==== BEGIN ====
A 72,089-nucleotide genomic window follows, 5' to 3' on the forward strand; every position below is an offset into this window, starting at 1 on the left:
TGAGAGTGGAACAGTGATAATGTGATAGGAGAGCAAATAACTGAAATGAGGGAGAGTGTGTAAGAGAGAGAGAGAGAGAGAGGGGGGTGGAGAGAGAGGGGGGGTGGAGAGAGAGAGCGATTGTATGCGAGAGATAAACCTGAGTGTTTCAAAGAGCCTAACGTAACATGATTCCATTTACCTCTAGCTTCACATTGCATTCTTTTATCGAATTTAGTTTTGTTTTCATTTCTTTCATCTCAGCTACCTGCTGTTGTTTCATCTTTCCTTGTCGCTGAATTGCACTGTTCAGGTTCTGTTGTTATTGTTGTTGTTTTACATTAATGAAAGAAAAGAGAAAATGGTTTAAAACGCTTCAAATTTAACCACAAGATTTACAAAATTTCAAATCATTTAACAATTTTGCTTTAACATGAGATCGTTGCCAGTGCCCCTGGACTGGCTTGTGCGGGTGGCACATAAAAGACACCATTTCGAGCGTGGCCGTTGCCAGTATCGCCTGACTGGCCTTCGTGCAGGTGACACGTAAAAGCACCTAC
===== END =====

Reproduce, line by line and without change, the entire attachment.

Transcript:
A 72,089-nucleotide genomic window follows, 5' to 3' on the forward strand; every position below is an offset into this window, starting at 1 on the left:
TGAGAGTGGAACAGTGATAATGTGATAGGAGAGCAAATAACTGAAATGAGGGAGAGTGTGTAAGAGAGAGAGAGAGAGAGAGGGGGGTGGAGAGAGAGGGGGGGTGGAGAGAGAGAGCGATTGTATGCGAGAGATAAACCTGAGTGTTTCAAAGAGCCTAACGTAACATGATTCCATTTACCTCTAGCTTCACATTGCATTCTTTTATCGAATTTAGTTTTGTTTTCATTTCTTTCATCTCAGCTACCTGCTGTTGTTTCATCTTTCCTTGTCGCTGAATTGCACTGTTCAGGTTCTGTTGTTATTGTTGTTGTTTTACATTAATGAAAGAAAAGAGAAAATGGTTTAAAACGCTTCAAATTTAACCACAAGATTTACAAAATTTCAAATCATTTAACAATTTTGCTTTAACATGAGATCGTTGCCAGTGCCCCTGGACTGGCTTGTGCGGGTGGCACATAAAAGACACCATTTCGAGCGTGGCCGTTGCCAGTATCGCCTGACTGGCCTTCGTGCAGGTGACACGTAAAAGCACCTAC